Lossy compression

Lossy compression reduces the amount of data required to store a file. However, lossy compression also results in some loss of quality. JPEG images and MP3 sound files both make use of lossy compression. Despite a loss in quality, users are often unable to determine any major difference.

When an image is captured using a digital camera, it will be compressed and saved as a JPEG. Compressing images as JPEGs can reduce file size by more than 80 per cent, with little noticeable change visible to humans. Similarly, a compressed MP3 file may be one tenth the size of the original audio file and may sound almost identical.

Most lossy compression algorithms allow for various quality settings, which determine how much compression is applied to the file. The quality setting involves a trade-off between quality and file size. A file that uses greater compression will take up less space, but may not look or sound as good as a file with less compression applied.

Low compression image showing high detail contrasted with poor detail on high compression image.

Lossy techniques

It is important to know the following lossy compression techniques.

Perceptual coding

Perceptual coding is a lossy compression technique that is applied to sound. MP3 sound files make use of perceptual coding. Algorithms are used to remove some data from sound files. The algorithms focus on:

  • Removing sound captured at frequencies out with the dynamic range of human hearing
  • Removing frequencies that cannot be detected by the human ear because they play at the same time as higher more dominant frequencies

DCT encoding

Discrete Cosine Transform is a lossy compression technique that is applied to JPEG images. DCT encoding is a very difficult method to understand as it involves lots of mathematical complexity. It can be summarised as:

  • Converting an RGB (red, green, blue) image into three components known as YCbCr
  • The Y image will store data on brightness, the Cb and Cr images store data on colour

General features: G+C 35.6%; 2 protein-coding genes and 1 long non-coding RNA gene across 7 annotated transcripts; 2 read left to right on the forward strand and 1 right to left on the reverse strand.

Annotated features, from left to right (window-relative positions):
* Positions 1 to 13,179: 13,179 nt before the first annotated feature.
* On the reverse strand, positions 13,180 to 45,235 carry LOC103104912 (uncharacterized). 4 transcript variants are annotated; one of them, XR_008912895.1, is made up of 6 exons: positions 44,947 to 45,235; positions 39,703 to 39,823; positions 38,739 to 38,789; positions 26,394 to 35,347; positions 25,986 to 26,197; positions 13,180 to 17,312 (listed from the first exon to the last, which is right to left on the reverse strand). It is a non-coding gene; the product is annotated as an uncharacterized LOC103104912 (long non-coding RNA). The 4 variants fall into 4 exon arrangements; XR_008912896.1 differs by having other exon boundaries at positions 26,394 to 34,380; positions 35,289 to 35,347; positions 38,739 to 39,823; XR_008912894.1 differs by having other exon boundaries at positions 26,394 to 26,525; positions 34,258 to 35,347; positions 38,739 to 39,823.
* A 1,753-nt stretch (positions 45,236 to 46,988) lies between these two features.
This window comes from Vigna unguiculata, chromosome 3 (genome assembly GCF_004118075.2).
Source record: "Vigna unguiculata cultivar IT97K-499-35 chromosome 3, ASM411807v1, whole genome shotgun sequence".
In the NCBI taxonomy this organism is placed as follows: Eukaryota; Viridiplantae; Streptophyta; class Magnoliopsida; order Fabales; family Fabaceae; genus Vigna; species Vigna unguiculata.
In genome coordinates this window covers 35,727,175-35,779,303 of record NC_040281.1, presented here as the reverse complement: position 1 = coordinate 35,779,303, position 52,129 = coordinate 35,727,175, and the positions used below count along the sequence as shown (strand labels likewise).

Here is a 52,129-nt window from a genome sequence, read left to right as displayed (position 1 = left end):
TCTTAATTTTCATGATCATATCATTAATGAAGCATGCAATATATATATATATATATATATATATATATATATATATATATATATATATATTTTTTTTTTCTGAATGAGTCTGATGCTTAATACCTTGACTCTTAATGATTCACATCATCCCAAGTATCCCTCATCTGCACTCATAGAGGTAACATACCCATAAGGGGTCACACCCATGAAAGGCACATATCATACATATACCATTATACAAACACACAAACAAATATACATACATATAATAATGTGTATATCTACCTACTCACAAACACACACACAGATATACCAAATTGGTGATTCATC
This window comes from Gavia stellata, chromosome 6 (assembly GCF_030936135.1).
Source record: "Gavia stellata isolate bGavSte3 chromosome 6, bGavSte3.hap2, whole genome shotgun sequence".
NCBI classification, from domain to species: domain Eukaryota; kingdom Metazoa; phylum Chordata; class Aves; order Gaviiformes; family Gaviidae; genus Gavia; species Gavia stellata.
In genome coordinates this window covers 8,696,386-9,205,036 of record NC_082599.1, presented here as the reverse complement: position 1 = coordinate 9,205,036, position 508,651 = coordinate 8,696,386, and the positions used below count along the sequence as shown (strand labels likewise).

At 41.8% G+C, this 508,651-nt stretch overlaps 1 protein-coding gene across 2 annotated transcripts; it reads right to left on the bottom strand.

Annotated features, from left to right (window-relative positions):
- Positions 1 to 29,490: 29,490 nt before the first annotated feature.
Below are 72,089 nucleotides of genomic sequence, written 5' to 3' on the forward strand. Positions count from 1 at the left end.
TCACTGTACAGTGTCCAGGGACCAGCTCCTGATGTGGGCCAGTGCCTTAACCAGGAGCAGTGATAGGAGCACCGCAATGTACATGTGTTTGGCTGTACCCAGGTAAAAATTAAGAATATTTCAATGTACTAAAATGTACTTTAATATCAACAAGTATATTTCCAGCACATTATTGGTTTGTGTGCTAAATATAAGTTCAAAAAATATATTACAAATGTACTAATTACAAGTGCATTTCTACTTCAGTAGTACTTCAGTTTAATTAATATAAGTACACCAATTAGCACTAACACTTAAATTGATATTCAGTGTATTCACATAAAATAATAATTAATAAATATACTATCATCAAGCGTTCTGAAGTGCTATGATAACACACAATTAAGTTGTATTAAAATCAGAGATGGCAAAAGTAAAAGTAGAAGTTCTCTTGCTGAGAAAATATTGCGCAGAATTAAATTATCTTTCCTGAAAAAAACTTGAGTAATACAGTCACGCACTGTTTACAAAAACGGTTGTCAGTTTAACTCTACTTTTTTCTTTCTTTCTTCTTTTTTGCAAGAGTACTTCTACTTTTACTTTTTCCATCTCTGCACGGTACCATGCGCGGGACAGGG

For each of the Y, Cb and Cr images the following steps are necessary:

  • Split the image into 8x8 pixel blocks
  • Apply cosine and huffman functions to eliminate frequencies used to represent colours that do not appear often in the 8x8 block

This happens for each of the Y, Cb and Cr images before they are combined and stored as a JPEG image. It is often the case that the data that has been removed will go unnoticed by users unless they apply a very high compression ratio at the time of DCT encoding.

Intraframe and Interframe compression

MPEG video files often make use of intraframe and interframe compression. Intraframe compression is simply the process of compressing each individual image (frame) in the video. In the case of MPEG videos, each individual JPEG frame is compressed using DCT encoding as described above. These frames are then known as i-frames.

Interframe compression is the process of only saving changes between i-frames. This is achieved by using p-frames and b-frames. A p-frame only stores the changes that exist between the previous i-frame and the current i-frame. It does this by disregarding any data that has not changed. A b-frame attempts to achieve greater compression by storing changes from both the previous and next i-frames, again by disregarding any data that does not change, either from the previous frame or in the next frame.